In today’s cosmetic industry, injectables and fillers are two (2) of the most common treatments heard and administered in most clinics and med spas across the board. These procedures are often related and linked to each other or are often compared and contrasted every once in a while. You might get easily confused if you’re new to the cosmetic scene. That’s why information can be crucial so that you won’t experience any troubles along the way.
Now, we’ll talk about injectables and fillers and how each can be the same or different from one another. Let’s learn more about these cosmetic procedures and help you discover which one works best for your skin needs and concerns.
What are Injectables?
Injectables are often used medically in treating particular muscular conditions. It cosmetically removes wrinkles by paralyzing the muscles temporarily.
One of the most common injectables available in the market nowadays is Botox. As made from a neurotoxin called botulinum toxin, it is produced by a bacterium called Clostridium botulinum. Botox is now perhaps the most popular non-surgical cosmetic treatment among other injectables. With over six (6) million Botox treatments each year, this injectable has become a treatment for excessive sweating, migraines, and muscular disorders.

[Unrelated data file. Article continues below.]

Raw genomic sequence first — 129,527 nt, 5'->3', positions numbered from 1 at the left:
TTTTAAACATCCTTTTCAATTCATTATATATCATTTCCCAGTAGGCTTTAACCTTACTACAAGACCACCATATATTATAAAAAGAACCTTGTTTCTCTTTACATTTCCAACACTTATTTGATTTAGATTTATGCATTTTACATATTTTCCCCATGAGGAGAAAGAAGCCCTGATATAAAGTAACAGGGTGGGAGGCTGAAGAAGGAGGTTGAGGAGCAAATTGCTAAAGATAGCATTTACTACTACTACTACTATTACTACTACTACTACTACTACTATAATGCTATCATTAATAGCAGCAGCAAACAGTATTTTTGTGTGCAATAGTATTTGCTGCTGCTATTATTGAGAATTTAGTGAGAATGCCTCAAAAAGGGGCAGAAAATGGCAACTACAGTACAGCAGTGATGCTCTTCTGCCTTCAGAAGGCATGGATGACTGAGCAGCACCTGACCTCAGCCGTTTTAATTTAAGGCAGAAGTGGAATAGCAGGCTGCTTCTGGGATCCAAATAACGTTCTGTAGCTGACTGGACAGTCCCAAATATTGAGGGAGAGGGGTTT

For wrinkle treatment, injectables are primarily used in treating dynamic wrinkles. These wrinkles happen naturally around the areas of the eyes and mouth and in between the eyebrows. These wrinkles become more prominent as we age. Injectables help relax muscles near and around these wrinkles. In addition, they don’t allow muscles to move, reducing the appearance of wrinkles in the process.
However, Botox is an injectable not used for fine lines that result from collagen breakdown. Doctors and healthcare providers use injectables only for the muscles that contribute to particular wrinkles that need to be treated. This injection only takes a couple of minutes to administer, producing noticeable results after two (2) weeks.
What are Fillers?
Dermal fillers, or fillers for short, are cosmetic procedures, like injectables, designed to help smoothen out wrinkles, restore lost skin volume from the effects of aging, and provide effective projection in some regions of the face. It delivers subtle yet proper enhancements, corrections, and results of a more youthful appearance.